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Mt Hood Classic
Photo ©: Swift

First Edition Cycling News, September 11, 2008

Edited by Sue George

Freire punches out another win

By Bjorn Haake in Burgos

Freire thoroughly enjoys his podium time.
Photo ©: Sirotti
(Click for larger image)

Oscar Freire punched out another great victory in his illustrious career. In a true mano a mano, Freire held off Tom Boonen (Quick Step) on stage 11 into Burgos. It was his seventh stage win at the Vuelta a España.

The wins in the Vuelta come despite not specifically preparing for it. "I always come to the Vuelta to prepare well for the Worlds. But it is also important to do well here [in Spain]," so he doesn't let any opportunities slip by. "Today I was fighting for the win." Showing determination and gritting his teeth, Freire held off a charging Boonen.

Freire was helped by his returning form. "I didn't feel great in the beginning of the Vuelta, but the last couple of days were better." An in-form Freire is hard to beat, and despite putting in strong attempts to do so, none of his rivals could get past the Spaniard.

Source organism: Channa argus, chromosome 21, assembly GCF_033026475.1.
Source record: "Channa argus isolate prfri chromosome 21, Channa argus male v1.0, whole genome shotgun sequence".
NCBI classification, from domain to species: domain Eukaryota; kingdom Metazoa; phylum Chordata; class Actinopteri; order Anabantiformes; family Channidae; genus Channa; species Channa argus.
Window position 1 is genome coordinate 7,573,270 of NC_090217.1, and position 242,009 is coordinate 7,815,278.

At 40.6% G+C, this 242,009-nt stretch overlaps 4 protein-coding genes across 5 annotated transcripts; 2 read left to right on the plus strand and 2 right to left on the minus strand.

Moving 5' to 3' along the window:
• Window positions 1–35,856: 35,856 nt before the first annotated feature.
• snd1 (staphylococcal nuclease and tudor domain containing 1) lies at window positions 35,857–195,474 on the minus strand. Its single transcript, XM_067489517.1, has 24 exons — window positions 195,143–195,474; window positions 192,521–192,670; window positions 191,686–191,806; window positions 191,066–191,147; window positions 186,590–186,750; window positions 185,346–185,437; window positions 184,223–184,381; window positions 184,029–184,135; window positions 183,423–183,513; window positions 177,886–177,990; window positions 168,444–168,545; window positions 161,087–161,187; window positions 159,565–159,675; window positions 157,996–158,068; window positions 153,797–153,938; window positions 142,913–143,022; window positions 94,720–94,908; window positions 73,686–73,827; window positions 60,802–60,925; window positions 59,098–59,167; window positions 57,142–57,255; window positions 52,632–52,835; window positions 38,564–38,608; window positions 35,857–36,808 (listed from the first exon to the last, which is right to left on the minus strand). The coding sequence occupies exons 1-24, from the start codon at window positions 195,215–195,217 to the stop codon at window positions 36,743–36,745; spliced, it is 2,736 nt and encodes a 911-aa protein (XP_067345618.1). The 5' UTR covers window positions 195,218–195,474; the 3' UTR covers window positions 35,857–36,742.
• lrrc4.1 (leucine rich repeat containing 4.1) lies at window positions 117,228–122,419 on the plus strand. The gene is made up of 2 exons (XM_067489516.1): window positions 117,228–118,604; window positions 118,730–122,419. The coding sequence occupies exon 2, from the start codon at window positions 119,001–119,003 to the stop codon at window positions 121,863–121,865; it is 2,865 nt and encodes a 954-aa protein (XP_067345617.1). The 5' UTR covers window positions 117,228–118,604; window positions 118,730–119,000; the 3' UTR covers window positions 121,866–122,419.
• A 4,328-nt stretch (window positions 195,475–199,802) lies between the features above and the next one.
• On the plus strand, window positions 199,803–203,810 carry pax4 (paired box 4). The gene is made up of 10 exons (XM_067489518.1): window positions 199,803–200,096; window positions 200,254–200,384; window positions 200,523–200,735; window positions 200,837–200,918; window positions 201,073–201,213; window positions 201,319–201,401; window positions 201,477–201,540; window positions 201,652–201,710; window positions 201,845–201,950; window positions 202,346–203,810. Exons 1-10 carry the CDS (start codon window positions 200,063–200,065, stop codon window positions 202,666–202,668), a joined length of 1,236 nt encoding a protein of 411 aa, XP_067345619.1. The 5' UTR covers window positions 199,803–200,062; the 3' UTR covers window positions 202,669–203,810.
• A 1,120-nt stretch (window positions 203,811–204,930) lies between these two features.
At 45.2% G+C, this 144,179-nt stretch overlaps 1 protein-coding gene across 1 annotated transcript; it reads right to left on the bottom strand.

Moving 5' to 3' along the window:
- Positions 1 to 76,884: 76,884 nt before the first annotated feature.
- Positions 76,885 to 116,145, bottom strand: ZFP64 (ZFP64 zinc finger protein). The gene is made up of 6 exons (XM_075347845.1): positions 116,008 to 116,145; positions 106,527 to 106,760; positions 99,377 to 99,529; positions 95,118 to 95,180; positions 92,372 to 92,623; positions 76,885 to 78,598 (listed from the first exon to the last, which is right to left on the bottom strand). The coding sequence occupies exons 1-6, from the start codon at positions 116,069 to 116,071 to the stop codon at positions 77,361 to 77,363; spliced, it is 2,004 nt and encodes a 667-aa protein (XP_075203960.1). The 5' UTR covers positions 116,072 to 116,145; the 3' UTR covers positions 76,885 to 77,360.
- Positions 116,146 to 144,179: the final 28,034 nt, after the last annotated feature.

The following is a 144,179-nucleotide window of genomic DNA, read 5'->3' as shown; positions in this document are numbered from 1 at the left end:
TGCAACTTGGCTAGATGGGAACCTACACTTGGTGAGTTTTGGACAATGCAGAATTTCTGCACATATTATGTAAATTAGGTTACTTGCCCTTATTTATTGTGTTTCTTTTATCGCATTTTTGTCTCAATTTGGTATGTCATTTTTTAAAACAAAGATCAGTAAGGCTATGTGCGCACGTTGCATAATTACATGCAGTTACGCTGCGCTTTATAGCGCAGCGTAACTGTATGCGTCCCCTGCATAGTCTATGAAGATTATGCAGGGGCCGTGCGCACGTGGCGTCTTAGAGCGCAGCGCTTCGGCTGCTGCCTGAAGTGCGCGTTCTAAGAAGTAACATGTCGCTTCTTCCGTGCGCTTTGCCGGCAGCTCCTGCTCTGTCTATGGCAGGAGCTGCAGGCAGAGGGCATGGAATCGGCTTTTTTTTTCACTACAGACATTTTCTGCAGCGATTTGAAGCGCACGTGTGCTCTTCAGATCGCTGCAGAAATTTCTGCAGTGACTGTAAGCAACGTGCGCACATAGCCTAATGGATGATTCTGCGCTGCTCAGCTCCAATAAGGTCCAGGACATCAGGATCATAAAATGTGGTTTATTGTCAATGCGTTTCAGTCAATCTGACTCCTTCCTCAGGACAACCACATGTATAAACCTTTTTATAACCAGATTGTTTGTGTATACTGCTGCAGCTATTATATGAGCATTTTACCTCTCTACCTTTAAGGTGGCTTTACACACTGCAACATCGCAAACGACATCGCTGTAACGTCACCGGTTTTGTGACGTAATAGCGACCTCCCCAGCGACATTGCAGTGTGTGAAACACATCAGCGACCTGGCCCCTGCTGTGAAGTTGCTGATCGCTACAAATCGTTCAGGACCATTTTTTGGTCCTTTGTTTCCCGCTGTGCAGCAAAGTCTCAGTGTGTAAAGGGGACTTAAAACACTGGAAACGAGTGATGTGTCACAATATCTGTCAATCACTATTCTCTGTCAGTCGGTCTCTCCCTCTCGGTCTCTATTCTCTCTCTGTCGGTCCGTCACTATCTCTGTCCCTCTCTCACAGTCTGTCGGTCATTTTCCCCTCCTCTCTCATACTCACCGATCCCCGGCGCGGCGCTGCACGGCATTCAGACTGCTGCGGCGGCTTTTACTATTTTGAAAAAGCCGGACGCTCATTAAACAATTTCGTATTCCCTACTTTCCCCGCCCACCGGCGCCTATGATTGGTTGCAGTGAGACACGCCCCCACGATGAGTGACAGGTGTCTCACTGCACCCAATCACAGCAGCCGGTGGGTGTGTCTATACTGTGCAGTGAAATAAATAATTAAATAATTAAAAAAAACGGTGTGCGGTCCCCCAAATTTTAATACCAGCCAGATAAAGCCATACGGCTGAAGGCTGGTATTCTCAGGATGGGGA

Last year, Freire's Vuelta started off well. He got second in the first and third stages and won stages two, five and six. His preparation this year was similar to the previous season, but with a little more rest before the Vuelta. "Last year, I was training well for the Vuelta and the Worlds, but in the end I was lacking a bit. This year, I arrived fresher at the Vuelta."

Despite his good Vuelta in 2007, he finished only 14th in the road race at the World Championships in Stuttgart, on a course that should have suited him well enough to battle it out with Bettini and company.

The win today may well be a good sign for the World Championships, Freire's preferred battleground. The triple World Champion (1999, 2001, 2004) would love to add a fourth rainbow jersey to his collection.